Amazon’s initial bid for those 22 regional sports networks Disney acquired in its purchase of 21st Century Fox’s entertainment assets may not have been all it was initially reported to be. According to a report from Fox Business Channel, the company did not enter a bid on a package that includes all 22 networks Disney is being forced by the Justice Department to divest. Instead, Amazon is working with the New York Yankees to buy back controlling interest in the YES Network.
Charles Gasparino and Lydia Moynihan of FBC cite “people directly involved with the process” that say that what Amazon is interested in is being able to stream Yankees games through its Prime Video subscription service. It doesn’t mean that Amazon won’t put in a bid on the other 21 networks. It just hasn’t done that yet.
The partnership of the Yankees and Amazon could allow Amazon to stream Yankees games on its Amazon Prime subscription service, but initial press reports cited Amazon as a first-round bidder on all the RSNs as well as YES — signifying a major new corporate strategy for the online retail giant as it seeks to develop more sports programming (Amazon already streams Thursday Night Football).
But people with direct knowledge of the process say Amazon is only weighing a larger bid for the other RSNs that may come as the second round progresses while it is actively negotiating with the Yankees. One reason that Amazon may scale back its ambitions is that its CEO Jeff Bezos may want proceed cautiously in a business that he’s relatively new at, according to a person with knowledge of the matter.
Another wrinkle reported by Gasparino and Moynihan is the confusion over what purchasing the networks means for the streaming rights of the teams involved. Apparently Major League Baseball Commissioner felt the need to make it clear that a winning bid didn’t mean controlling teams’ digital futures.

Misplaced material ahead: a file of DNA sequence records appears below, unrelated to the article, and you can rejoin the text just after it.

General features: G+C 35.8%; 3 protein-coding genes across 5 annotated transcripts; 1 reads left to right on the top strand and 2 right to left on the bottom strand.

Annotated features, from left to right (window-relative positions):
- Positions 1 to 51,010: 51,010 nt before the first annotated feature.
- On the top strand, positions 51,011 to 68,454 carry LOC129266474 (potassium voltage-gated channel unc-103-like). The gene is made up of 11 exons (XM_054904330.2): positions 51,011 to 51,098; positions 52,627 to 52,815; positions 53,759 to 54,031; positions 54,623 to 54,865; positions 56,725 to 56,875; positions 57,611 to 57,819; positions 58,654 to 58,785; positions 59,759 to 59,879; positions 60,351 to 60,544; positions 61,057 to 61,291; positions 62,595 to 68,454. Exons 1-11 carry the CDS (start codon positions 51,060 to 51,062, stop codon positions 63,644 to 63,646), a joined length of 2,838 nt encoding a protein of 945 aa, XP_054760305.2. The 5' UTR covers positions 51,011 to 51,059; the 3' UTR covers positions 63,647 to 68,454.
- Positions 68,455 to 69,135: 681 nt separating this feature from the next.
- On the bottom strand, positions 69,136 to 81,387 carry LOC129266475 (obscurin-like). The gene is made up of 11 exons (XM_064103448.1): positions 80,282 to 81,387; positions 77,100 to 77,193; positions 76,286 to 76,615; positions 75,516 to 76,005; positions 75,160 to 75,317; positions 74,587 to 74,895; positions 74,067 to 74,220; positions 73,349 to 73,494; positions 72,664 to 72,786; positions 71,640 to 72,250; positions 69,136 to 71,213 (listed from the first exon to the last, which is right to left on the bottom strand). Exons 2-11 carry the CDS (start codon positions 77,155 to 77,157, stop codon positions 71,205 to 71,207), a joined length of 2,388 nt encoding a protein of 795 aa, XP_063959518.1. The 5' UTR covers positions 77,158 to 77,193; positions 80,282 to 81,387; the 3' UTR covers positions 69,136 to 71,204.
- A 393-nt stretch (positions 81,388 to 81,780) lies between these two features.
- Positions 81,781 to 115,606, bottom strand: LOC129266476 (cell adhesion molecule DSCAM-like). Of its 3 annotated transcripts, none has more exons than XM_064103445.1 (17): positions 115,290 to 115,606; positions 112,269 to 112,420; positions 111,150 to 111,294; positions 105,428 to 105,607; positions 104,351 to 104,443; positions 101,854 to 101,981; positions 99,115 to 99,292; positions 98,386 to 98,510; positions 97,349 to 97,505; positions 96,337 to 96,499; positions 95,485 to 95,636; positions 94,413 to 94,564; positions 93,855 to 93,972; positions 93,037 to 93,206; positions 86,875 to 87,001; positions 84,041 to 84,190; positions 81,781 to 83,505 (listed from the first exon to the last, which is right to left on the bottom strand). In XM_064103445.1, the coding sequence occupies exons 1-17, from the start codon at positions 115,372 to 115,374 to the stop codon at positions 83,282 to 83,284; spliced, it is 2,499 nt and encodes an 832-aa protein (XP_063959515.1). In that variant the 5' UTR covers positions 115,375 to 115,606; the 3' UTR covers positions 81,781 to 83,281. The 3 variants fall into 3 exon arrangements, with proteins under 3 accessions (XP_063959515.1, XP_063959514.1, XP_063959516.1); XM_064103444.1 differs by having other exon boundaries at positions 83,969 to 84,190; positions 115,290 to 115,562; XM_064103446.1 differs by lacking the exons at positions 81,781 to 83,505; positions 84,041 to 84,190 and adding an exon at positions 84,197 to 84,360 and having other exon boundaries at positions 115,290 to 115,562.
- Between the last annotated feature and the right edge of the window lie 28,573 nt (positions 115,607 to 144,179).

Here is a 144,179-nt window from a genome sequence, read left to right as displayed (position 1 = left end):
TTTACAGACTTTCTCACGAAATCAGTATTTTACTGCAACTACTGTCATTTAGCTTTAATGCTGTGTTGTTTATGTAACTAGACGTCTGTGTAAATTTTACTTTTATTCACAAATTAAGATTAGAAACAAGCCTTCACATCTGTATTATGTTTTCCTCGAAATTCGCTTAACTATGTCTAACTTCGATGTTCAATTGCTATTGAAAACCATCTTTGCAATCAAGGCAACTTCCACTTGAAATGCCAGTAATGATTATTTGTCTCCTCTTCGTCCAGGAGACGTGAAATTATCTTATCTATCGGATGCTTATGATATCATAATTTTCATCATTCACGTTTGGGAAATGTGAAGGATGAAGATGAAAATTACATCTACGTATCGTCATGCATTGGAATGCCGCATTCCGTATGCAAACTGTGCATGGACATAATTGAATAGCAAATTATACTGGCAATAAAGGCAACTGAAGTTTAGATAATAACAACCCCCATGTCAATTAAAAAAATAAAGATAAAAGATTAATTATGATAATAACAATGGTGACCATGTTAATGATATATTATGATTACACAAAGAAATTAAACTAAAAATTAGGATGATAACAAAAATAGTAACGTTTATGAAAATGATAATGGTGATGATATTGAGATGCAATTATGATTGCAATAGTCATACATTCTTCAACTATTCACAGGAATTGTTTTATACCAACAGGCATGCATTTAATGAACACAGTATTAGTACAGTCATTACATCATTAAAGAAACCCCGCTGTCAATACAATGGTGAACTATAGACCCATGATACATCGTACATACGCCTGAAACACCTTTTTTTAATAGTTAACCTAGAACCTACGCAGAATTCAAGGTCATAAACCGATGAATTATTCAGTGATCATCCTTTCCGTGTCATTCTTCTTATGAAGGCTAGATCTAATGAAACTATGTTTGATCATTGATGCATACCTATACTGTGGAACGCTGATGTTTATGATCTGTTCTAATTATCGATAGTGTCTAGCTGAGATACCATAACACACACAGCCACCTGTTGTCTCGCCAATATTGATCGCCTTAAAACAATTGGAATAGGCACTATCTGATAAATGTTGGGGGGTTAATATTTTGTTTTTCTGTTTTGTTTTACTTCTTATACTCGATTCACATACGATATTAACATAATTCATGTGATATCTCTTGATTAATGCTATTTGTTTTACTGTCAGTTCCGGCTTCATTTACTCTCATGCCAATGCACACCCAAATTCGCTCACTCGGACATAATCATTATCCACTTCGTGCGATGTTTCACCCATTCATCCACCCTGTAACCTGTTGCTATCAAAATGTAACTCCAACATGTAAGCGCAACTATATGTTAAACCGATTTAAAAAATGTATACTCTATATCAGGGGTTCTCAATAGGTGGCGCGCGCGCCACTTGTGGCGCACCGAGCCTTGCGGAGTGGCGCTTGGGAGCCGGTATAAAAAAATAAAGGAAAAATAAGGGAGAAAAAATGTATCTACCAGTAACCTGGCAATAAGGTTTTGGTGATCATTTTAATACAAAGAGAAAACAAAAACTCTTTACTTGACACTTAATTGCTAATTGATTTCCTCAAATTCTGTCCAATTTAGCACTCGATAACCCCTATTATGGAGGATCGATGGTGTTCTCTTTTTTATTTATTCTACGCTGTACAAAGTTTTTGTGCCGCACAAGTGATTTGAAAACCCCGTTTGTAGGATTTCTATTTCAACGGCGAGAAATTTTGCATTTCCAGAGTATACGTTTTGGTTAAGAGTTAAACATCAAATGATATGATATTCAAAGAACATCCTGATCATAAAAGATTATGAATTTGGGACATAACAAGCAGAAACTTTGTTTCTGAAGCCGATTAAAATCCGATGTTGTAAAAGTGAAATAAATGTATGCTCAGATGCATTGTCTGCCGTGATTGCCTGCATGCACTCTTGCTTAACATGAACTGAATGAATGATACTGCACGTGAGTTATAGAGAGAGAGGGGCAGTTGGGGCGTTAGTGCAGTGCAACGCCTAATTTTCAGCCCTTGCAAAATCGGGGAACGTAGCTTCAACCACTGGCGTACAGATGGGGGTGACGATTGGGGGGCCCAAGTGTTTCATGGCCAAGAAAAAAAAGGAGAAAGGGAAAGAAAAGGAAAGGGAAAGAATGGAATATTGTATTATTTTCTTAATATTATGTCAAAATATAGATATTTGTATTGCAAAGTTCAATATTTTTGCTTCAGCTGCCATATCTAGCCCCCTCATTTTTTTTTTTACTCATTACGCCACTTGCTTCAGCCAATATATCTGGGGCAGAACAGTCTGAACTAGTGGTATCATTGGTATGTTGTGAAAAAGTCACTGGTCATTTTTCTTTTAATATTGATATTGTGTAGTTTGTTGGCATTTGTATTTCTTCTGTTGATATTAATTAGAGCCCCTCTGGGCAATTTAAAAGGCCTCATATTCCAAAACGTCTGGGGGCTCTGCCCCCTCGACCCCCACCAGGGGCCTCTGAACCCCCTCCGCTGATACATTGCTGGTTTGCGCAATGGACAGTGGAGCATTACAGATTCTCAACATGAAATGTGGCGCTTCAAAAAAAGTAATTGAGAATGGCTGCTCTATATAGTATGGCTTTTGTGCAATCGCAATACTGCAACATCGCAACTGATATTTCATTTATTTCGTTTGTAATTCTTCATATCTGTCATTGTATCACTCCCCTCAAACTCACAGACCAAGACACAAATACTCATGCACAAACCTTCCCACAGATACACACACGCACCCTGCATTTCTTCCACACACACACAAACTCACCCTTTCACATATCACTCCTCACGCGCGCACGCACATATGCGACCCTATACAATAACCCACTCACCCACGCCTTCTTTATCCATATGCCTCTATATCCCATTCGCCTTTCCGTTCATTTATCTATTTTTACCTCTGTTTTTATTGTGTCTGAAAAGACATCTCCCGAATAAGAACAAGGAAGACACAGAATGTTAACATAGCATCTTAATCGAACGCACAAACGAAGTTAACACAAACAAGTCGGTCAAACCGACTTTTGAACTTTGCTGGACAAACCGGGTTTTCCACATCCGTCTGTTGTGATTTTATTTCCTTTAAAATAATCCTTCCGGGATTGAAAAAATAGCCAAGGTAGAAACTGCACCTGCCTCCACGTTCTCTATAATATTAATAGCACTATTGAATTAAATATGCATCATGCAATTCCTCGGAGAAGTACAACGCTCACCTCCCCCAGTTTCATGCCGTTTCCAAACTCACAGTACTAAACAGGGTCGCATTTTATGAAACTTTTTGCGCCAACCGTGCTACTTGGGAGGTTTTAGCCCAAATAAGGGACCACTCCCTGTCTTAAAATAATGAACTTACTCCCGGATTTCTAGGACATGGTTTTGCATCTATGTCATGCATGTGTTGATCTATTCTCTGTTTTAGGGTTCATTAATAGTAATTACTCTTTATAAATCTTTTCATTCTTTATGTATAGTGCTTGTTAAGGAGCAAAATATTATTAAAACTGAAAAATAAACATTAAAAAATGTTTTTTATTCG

MLB Commissioner Rob Manfred then took the unusual step of inserting himself in the multi-billion-dollar auction process, telling bankers in charge that they need to alert potential buyers that any purchase of these entities doesn’t include digital rights to baseball games that remain the property of the leagues and its teams — a move that could lower the price of the networks as the auction process proceeds, according to four people with direct knowledge of the matter.
How some of the bidders came to believe they would own, rather than lease from the league and the teams those rights and baseball’s response has not been reported. The reason for the confusion is unclear. Bankers didn’t “drill down” on the exact nature of the digital rights in conversations with potential buyers in the first round of the bidding process but planned to do so later, said one person with direct knowledge of the matter.
What effect both of these developments mean to the second round of bidding remains to be seen. Could Manfred’s statement drive down the price? Could the price skyrocket if and when Amazon does decide to throw its hat in the ring on the other 21 networks? Were the current bidders aware that their bids were for a package that wouldn’t include the YES Network?
There are six bidders so far, and it is possible for other entities like Fox or Major League Baseball to get involved in the next round of bidding. It looks like we won’t get answers to any of those questions until then.